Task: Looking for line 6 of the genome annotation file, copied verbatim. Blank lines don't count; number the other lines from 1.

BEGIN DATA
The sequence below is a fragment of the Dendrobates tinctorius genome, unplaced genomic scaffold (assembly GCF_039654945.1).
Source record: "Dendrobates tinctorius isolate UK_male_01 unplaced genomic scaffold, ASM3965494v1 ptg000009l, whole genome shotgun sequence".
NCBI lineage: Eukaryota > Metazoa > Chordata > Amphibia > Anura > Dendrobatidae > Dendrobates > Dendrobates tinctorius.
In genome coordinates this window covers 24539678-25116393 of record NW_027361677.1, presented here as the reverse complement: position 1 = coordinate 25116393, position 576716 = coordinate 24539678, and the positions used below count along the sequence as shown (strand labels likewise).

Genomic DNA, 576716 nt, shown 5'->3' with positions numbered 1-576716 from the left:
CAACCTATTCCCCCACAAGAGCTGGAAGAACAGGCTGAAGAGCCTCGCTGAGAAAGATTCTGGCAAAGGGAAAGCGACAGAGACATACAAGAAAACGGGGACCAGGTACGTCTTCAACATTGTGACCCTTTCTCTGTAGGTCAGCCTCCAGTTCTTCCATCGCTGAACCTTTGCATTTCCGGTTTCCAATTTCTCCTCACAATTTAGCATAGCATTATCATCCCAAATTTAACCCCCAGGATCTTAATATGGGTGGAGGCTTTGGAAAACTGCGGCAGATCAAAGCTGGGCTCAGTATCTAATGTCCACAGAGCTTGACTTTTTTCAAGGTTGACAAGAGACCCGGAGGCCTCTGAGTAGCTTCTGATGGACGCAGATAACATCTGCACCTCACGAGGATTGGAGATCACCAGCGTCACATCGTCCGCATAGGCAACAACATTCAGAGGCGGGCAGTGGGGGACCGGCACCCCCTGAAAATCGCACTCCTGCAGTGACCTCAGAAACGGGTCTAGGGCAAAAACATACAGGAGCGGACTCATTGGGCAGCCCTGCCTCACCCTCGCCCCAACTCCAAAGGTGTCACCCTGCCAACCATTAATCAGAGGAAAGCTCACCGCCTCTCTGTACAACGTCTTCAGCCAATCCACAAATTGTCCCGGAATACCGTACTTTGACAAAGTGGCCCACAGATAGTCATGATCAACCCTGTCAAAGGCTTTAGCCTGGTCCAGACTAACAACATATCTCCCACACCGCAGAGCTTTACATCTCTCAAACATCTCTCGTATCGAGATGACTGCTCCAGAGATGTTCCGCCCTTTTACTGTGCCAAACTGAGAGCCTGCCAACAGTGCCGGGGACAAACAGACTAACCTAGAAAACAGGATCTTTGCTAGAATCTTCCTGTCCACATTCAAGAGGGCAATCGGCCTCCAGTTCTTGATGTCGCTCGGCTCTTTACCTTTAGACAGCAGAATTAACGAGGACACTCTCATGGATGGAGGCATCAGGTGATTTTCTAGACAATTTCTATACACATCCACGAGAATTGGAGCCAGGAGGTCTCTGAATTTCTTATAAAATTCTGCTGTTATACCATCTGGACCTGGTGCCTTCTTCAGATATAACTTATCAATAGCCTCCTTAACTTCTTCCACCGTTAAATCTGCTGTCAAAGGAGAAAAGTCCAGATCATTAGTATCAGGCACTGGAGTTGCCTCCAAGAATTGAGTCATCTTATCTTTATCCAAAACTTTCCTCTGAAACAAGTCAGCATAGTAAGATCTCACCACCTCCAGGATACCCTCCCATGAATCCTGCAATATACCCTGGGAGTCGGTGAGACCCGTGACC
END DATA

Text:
CAACCTATTCCCCCACAAGAGCTGGAAGAACAGGCTGAAGAGCCTCGCTGAGAAAGATTCTGGCAAAGGGAAAGCGACAGAGACATACAAGAAAACGGGGACCAGGTACGTCTTCAACATTGTGACCCTTTCTCTGTAGGTCAGCCTCCAGTTCTTCCATCGCTGAACCTTTGCATTTCCGGTTTCCAATTTCTCCTCACAATTTAGCATAGCATTATCATCCCAAATTTAACCCCCAGGATCTTAATATGGGTGGAGGCTTTGGAAAACTGCGGCAGATCAAAGCTGGGCTCAGTATCTAATGTCCACAGAGCTTGACTTTTTTCAAGGTTGACAAGAGACCCGGAGGCCTCTGAGTAGCTTCTGATGGACGCAGATAACATCTGCACCTCACGAGGATTGGAGATCACCAGCGTCACATCGTCCGCATAGGCAACAACATTCAGAGGCGGGCAGTGGGGGACCGGCACCCCCTGAAAATCGCACTCCTGCAGTGACCTCAGAAACGGGTCTAGGGCAAAAACATACAGGAGCGGACTCATTGGGCAGCCCTGCCTCACCCTCGCCCCAACTCCAAAGGTGTCACCCTGCCAACCATTAATCAGAGGAAAGCTCACCGCCTCTCTGTACAACGTCTTCAGCCAATCCACAAATTGTCCCGGAATACCGTACTTTGACAAAGTGGCCCACAGATAGTCATGATCAACCCTGTCAAAGGCTTTAGCCTGGTCCAGACTAACAACATATCTCCCACACCGCAGAGCTTTACATCTCTCAAACATCTCTCGTATCGAGATGACTGCTCCAGAGATGTTCCGCCCTTTTACTGTGCCAAACTGAGAGCCTGCCAACAGTGCCGGGGACAAACAGACTAACCTAGAAAACAGGATCTTTGCTAGAATCTTCCTGTCCACATTCAAGAGGGCAATCGGCCTCCAGTTCTTGATGTCGCTCGGCTCTTTACCTTTAGACAGCAGAATTAACGAGGACACTCTCATGGATGGAGGCATCAGGTGATTTTCTAGACAATTTCTATACACATCCACGAGAATTGGAGCCAGGAGGTCTCTGAATTTCTTATAAAATTCTGCTGTTATACCATCTGGACCTGGTGCCTTCTTCAGATATAACTTATCAATAGCCTCCTTAACTTCTTCCACCGTTAAATCTGCTGTCAAAGGAGAAAAGTCCAGATCATTAGTATCAGGCACTGGAGTTGCCTCCAAGAATTGAGTCATCTTATCTTTATCCAAAACTTTCCTCTGAAACAAGTCAGCATAGTAAGATCTCACCACCTCCAGGATACCCTCCCATGAATCCTGCAATATACCCTGGGAGTCGGTGAGACCCGTGACC